The London dispersal force is a form of Van Der Waals force. Van Der Waals forces are relatively weak electrical forces that allow neutral molecules to attract each other, whether they are in gaseous, liquid or solid form.
The London dispersion force is the weakest of the Van Der Waals forces. It is a temporary force of attraction that occurs between electrons that are placed in a specific way. The electrons must come from two adjacent atoms that form temporary dipoles. It is these forces of attraction that cause non-polar substances to condense into a liquid and solidify when the temperature is low enough.
Before going any further, it is important to remember that a molecule is a group of chemically bound atoms. For example, two hydrogen atoms covalently bonded would be a hydrogen molecule.
Understanding the Basics of the London dispersion force
Also known as the induced dipole force, this attractive force is caused by the constant motion of electrons. This motion can allow an atom or molecule to develop a temporary dipole when its electrons are asymmetrically distributed.
Let's take the example below. Here are two neutral atoms that are in separate locations.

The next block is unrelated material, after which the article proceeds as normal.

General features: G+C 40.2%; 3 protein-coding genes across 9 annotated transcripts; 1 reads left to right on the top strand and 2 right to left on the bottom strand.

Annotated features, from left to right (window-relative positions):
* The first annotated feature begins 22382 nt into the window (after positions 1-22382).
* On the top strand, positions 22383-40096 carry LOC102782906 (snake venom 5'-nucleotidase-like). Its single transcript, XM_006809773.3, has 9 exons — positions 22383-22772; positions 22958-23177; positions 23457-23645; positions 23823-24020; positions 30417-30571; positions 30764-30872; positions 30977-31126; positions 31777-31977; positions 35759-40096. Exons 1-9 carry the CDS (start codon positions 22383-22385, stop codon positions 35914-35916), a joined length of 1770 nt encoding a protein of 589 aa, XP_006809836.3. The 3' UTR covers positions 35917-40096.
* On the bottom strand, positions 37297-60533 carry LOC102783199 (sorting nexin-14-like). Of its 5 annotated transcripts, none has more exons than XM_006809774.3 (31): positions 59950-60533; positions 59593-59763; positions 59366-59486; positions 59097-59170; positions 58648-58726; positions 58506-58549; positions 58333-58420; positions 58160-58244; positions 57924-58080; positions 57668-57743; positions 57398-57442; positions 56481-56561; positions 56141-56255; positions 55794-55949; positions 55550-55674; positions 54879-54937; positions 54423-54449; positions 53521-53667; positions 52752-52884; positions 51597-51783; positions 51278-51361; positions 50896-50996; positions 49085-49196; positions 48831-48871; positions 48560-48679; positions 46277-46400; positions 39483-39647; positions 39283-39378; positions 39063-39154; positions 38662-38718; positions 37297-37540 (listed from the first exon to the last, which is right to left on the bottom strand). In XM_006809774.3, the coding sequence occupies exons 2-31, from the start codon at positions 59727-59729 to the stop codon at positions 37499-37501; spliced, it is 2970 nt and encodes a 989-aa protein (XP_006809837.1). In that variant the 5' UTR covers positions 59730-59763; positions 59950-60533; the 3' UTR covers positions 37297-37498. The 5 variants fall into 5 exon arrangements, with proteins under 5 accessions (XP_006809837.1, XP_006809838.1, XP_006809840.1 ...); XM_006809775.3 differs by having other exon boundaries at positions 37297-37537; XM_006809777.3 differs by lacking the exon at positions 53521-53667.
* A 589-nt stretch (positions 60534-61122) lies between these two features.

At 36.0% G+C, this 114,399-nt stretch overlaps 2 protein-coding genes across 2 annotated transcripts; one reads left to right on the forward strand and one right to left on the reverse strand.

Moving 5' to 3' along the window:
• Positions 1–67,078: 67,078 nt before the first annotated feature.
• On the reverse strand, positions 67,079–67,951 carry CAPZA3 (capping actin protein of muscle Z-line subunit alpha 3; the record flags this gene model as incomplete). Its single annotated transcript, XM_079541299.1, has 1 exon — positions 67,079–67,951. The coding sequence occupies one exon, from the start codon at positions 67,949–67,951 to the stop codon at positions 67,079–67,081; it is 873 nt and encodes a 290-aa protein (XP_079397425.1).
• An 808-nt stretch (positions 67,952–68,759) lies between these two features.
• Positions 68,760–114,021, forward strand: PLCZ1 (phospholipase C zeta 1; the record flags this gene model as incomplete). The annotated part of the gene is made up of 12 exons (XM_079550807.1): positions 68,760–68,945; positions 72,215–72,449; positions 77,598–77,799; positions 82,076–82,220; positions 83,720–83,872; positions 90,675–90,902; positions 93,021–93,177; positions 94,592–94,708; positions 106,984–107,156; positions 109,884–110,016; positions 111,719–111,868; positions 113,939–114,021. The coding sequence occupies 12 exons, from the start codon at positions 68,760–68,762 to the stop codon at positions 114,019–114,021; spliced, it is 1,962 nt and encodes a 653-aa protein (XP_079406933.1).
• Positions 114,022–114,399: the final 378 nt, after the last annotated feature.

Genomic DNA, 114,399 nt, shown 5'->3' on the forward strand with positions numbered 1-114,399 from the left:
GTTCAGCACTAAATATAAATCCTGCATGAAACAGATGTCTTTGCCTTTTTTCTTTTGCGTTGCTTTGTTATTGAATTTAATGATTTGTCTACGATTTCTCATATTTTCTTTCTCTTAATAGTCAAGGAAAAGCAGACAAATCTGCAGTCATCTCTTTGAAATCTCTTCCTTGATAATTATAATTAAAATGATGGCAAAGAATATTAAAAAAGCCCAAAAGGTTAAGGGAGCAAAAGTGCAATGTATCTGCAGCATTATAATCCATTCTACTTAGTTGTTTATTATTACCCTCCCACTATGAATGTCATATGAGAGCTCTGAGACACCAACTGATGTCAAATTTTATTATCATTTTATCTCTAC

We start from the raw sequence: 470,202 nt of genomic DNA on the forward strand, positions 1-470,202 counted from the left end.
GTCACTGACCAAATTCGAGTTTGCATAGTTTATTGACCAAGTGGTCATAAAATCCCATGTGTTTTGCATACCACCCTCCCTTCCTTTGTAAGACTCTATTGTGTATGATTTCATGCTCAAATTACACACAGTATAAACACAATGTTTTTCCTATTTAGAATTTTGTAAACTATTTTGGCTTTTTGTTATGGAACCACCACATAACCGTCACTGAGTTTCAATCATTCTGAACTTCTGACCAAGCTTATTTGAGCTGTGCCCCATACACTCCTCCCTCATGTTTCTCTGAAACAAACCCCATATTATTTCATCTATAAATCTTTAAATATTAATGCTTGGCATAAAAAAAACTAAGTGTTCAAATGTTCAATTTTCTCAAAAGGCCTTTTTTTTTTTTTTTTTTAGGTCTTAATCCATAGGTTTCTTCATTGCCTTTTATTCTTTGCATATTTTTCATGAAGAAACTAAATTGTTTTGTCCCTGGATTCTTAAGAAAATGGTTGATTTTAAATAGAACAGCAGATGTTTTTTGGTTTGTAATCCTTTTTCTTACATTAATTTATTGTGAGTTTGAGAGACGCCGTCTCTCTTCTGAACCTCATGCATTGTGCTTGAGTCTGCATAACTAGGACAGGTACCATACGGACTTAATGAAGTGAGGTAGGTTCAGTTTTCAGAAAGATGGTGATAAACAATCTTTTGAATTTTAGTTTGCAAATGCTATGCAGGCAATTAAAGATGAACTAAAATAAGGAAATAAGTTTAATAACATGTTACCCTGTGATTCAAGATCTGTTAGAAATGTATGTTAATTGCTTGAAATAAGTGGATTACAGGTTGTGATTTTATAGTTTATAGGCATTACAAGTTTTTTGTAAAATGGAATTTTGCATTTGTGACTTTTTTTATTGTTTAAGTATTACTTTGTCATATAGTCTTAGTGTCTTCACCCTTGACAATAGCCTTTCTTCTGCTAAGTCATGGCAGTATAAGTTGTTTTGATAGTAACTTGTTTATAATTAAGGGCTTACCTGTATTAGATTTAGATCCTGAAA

When these same two atoms come together, the electrons of one are attracted to the protons of the other. At the same time, the electrons of both atoms repel each other. The illustration below demonstrates this principle in a simplified way.
This phenomenon represents the formation of a temporary dipole and the force of attraction that maintains this dipole is called the London dispersion force.
The London dispersion force is influenced by several aspects. In particular, the contact surface and the polarization capacity of the atoms
- Note that the polarization of atoms changes according to their size, the number of electrons and their valence.
The adsorption of carbon
In summary, carbon adsorbs different molecules thanks to its London dispersion force. Let us recall that the two aspects that have an impact on the strength of this force are the polarization capacity and the contact surface. Since carbon has 6 electrons, its polarization is high. Moreover, when the carbon is transformed into activated carbon, its contact surface is increased by almost 1000%. This is one of the reasons why activated carbon is such a good adsorbent medium.
Furthermore, it should be remembered that the dipoles created by the London dispersion force are temporary, which is why activated carbon is in theory reusable. On the other hand, the reuse of activated carbon is not always financially advantageous.